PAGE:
The 67th edition of the International Short Film Festival Oberhausen is opening this weekend, with a plethora of films from Eastern Europe available to watch online.
The festival, which is taking place both virtually and in-person from 1 to 10 May in the German town of Oberhausen, features more than 400 short films, including international premieres across several categories that showcase the industry’s latest debuts.
Highlights from Eastern Europe include dystopian Lithuanian film Ieva, by Vytautas Plukas and Domas Petronis, and Split, a short film about a divorce taking place in the homonymous Croatian resort by director Renata Poljak.
Non-fiction cinema from the region is also taking the spotlight with Before The Fall There Was No Fall. Episode 2: Surfaces, a Dutch-Bosnian co-production by director Anna Dasović. The short juxtaposes archival images of the UN military before the Srebrenica massacre with contemporary footage, questioning the role of Dutch soldiers in 1995 events. Another documentary, God Beloi Luni, by Russian director Maxim Pechersky, explores a mother-son relationship through recordings of phone conversations about astrological predictions, relationship problems, and karaoke singing.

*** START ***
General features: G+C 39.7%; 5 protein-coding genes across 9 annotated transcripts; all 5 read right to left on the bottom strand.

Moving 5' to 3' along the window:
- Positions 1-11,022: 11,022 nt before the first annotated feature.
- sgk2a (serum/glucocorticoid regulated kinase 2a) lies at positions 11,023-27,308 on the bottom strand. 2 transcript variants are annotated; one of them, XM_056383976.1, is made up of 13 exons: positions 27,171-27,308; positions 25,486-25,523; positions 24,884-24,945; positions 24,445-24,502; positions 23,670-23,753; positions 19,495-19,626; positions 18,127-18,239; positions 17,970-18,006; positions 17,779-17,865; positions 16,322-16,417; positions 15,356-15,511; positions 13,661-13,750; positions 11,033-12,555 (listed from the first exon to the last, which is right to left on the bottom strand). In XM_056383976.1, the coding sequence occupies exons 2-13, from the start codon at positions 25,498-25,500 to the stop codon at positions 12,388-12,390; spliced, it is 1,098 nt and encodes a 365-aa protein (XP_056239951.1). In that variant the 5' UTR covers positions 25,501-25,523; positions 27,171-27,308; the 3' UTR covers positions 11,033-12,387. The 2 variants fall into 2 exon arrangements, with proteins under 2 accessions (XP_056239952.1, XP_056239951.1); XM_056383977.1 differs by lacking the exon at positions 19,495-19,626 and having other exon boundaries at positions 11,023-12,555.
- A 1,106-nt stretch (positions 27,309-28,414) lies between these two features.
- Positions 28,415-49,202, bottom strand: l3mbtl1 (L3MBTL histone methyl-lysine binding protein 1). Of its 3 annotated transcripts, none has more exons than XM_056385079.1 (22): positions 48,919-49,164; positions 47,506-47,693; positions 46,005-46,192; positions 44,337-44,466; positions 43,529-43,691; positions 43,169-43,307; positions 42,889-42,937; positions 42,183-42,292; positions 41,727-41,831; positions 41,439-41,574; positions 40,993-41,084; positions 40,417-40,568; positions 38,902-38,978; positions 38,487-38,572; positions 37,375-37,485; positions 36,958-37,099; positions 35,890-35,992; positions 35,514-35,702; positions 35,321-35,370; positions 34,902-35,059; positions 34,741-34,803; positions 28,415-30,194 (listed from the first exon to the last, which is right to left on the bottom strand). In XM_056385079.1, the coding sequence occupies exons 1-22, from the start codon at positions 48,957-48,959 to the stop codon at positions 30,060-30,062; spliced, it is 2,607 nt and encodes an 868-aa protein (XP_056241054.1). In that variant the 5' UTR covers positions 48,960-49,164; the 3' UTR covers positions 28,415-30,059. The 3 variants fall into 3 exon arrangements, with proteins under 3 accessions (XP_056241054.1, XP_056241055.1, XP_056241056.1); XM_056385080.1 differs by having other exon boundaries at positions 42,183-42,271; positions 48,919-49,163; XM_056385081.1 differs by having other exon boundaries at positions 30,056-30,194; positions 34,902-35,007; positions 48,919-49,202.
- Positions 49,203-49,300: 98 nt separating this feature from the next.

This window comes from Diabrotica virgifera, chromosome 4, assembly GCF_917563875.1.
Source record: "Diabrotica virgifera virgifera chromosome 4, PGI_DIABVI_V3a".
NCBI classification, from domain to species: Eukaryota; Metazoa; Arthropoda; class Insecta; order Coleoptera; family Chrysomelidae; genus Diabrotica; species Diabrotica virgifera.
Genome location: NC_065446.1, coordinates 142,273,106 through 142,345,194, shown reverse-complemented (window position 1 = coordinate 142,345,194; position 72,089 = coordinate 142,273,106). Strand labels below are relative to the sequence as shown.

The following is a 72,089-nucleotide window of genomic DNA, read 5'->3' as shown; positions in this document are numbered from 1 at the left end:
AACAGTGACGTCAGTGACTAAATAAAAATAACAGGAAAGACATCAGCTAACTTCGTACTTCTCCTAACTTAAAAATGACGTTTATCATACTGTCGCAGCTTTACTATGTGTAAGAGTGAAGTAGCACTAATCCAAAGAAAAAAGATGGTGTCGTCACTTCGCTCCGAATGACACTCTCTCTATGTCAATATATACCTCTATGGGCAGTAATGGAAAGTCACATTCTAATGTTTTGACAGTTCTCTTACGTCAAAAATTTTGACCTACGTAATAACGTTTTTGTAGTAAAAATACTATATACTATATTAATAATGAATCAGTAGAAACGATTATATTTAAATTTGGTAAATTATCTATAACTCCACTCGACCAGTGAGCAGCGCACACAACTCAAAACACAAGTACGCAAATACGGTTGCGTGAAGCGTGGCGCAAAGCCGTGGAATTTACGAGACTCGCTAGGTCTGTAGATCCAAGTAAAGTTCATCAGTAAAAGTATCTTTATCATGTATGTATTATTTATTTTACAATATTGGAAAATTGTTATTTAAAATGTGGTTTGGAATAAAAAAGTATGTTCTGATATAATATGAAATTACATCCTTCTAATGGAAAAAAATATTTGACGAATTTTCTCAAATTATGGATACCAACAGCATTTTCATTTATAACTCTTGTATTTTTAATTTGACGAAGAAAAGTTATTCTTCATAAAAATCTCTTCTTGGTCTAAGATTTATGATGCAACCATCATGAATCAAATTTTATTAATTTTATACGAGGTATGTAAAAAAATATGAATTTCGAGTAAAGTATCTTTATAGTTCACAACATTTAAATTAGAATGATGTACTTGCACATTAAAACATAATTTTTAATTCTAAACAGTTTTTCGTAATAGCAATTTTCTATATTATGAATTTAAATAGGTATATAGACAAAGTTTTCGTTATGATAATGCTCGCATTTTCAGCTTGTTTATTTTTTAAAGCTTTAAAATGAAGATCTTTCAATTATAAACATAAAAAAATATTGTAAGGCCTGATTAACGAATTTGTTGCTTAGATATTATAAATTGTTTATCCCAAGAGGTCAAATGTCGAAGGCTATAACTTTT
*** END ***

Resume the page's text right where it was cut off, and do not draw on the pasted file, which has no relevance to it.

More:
The festival programme also caters for animation-lovers with Cântec de Leagăn (or Lullaby) by Paul Mureșan, a short on love and pain in family relationships, and Eszter Szabó’s Széphercegnő, an experimental film on the limitations of physical movement. Another animated offering, Pole Žin, by Czech directors Marie Lukáčová and Anna Remešová, is a critical video essay on the exploitation of the landscape in North Bohemia.
Among the programme’s most politically-charged films is Adversarial Infrastructure by Russian director Anna Engelhardt. Employing deepfake technology as a research method, the film investigates the history of the Crimean annexation through the lens of Russian colonial violence as hybrid warfare that exists in both the offline and online spaces.